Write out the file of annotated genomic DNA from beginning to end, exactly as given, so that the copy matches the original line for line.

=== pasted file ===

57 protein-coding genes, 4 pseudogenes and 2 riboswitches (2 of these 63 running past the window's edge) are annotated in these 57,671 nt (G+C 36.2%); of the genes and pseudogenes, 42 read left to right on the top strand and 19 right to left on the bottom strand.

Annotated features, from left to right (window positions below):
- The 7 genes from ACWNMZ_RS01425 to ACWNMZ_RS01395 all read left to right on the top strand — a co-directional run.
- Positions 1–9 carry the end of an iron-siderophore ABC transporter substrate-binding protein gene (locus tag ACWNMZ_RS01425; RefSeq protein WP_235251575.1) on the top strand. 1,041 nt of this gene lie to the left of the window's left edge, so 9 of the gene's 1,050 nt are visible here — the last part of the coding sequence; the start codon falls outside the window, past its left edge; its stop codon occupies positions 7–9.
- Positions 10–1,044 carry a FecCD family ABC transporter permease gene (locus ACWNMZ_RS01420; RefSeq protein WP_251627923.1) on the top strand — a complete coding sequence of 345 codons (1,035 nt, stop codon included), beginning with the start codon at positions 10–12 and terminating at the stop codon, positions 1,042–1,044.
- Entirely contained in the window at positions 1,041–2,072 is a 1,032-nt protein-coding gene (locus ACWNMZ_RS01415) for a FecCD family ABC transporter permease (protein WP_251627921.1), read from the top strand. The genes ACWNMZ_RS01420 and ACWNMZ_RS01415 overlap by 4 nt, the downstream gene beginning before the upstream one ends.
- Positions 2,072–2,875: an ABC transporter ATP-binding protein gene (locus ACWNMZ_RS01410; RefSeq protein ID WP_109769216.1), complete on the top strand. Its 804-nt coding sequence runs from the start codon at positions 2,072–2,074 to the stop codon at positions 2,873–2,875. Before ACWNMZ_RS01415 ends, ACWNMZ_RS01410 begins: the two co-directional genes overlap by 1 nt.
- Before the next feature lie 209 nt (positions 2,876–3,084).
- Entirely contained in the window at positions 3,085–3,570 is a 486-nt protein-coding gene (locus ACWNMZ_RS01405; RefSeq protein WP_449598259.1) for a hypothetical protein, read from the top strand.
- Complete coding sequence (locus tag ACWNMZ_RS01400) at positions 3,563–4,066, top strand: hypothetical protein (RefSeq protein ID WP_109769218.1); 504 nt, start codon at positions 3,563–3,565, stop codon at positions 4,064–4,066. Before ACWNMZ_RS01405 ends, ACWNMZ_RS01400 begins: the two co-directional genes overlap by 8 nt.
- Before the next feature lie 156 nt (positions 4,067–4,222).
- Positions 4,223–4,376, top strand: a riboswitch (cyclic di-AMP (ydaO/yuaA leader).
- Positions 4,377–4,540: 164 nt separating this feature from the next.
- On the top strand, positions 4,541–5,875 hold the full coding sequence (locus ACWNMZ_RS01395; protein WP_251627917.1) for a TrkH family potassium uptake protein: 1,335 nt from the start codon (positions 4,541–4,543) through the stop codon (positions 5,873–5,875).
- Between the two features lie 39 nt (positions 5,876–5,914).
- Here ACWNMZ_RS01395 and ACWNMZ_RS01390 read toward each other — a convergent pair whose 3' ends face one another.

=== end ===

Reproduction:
57 protein-coding genes, 4 pseudogenes and 2 riboswitches (2 of these 63 running past the window's edge) are annotated in these 57,671 nt (G+C 36.2%); of the genes and pseudogenes, 42 read left to right on the top strand and 19 right to left on the bottom strand.

Annotated features, from left to right (window positions below):
- The 7 genes from ACWNMZ_RS01425 to ACWNMZ_RS01395 all read left to right on the top strand — a co-directional run.
- Positions 1–9 carry the end of an iron-siderophore ABC transporter substrate-binding protein gene (locus tag ACWNMZ_RS01425; RefSeq protein WP_235251575.1) on the top strand. 1,041 nt of this gene lie to the left of the window's left edge, so 9 of the gene's 1,050 nt are visible here — the last part of the coding sequence; the start codon falls outside the window, past its left edge; its stop codon occupies positions 7–9.
- Positions 10–1,044 carry a FecCD family ABC transporter permease gene (locus ACWNMZ_RS01420; RefSeq protein WP_251627923.1) on the top strand — a complete coding sequence of 345 codons (1,035 nt, stop codon included), beginning with the start codon at positions 10–12 and terminating at the stop codon, positions 1,042–1,044.
- Entirely contained in the window at positions 1,041–2,072 is a 1,032-nt protein-coding gene (locus ACWNMZ_RS01415) for a FecCD family ABC transporter permease (protein WP_251627921.1), read from the top strand. The genes ACWNMZ_RS01420 and ACWNMZ_RS01415 overlap by 4 nt, the downstream gene beginning before the upstream one ends.
- Positions 2,072–2,875: an ABC transporter ATP-binding protein gene (locus ACWNMZ_RS01410; RefSeq protein ID WP_109769216.1), complete on the top strand. Its 804-nt coding sequence runs from the start codon at positions 2,072–2,074 to the stop codon at positions 2,873–2,875. Before ACWNMZ_RS01415 ends, ACWNMZ_RS01410 begins: the two co-directional genes overlap by 1 nt.
- Before the next feature lie 209 nt (positions 2,876–3,084).
- Entirely contained in the window at positions 3,085–3,570 is a 486-nt protein-coding gene (locus ACWNMZ_RS01405; RefSeq protein WP_449598259.1) for a hypothetical protein, read from the top strand.
- Complete coding sequence (locus tag ACWNMZ_RS01400) at positions 3,563–4,066, top strand: hypothetical protein (RefSeq protein ID WP_109769218.1); 504 nt, start codon at positions 3,563–3,565, stop codon at positions 4,064–4,066. Before ACWNMZ_RS01405 ends, ACWNMZ_RS01400 begins: the two co-directional genes overlap by 8 nt.
- Before the next feature lie 156 nt (positions 4,067–4,222).
- Positions 4,223–4,376, top strand: a riboswitch (cyclic di-AMP (ydaO/yuaA leader).
- Positions 4,377–4,540: 164 nt separating this feature from the next.
- On the top strand, positions 4,541–5,875 hold the full coding sequence (locus ACWNMZ_RS01395; protein WP_251627917.1) for a TrkH family potassium uptake protein: 1,335 nt from the start codon (positions 4,541–4,543) through the stop codon (positions 5,873–5,875).
- Between the two features lie 39 nt (positions 5,876–5,914).
- Here ACWNMZ_RS01395 and ACWNMZ_RS01390 read toward each other — a convergent pair whose 3' ends face one another.